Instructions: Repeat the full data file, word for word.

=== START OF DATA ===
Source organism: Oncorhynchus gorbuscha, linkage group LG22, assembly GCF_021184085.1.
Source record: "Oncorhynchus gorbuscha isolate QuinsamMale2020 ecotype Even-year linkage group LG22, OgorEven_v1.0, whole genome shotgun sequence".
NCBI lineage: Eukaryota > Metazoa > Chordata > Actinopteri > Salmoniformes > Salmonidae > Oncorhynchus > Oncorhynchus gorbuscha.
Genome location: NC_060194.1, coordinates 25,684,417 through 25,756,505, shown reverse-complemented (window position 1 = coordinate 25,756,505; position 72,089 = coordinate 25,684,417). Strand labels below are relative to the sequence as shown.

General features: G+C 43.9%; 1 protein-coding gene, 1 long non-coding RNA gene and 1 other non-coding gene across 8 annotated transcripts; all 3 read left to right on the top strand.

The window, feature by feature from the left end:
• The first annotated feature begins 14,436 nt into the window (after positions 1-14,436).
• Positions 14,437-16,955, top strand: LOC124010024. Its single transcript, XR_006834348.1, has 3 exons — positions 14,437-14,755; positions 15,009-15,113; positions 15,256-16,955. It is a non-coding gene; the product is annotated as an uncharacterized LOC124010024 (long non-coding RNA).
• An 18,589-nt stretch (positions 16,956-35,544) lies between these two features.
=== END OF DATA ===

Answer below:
Source organism: Oncorhynchus gorbuscha, linkage group LG22, assembly GCF_021184085.1.
Source record: "Oncorhynchus gorbuscha isolate QuinsamMale2020 ecotype Even-year linkage group LG22, OgorEven_v1.0, whole genome shotgun sequence".
NCBI lineage: Eukaryota > Metazoa > Chordata > Actinopteri > Salmoniformes > Salmonidae > Oncorhynchus > Oncorhynchus gorbuscha.
Genome location: NC_060194.1, coordinates 25,684,417 through 25,756,505, shown reverse-complemented (window position 1 = coordinate 25,756,505; position 72,089 = coordinate 25,684,417). Strand labels below are relative to the sequence as shown.

General features: G+C 43.9%; 1 protein-coding gene, 1 long non-coding RNA gene and 1 other non-coding gene across 8 annotated transcripts; all 3 read left to right on the top strand.

The window, feature by feature from the left end:
• The first annotated feature begins 14,436 nt into the window (after positions 1-14,436).
• Positions 14,437-16,955, top strand: LOC124010024. Its single transcript, XR_006834348.1, has 3 exons — positions 14,437-14,755; positions 15,009-15,113; positions 15,256-16,955. It is a non-coding gene; the product is annotated as an uncharacterized LOC124010024 (long non-coding RNA).
• An 18,589-nt stretch (positions 16,956-35,544) lies between these two features.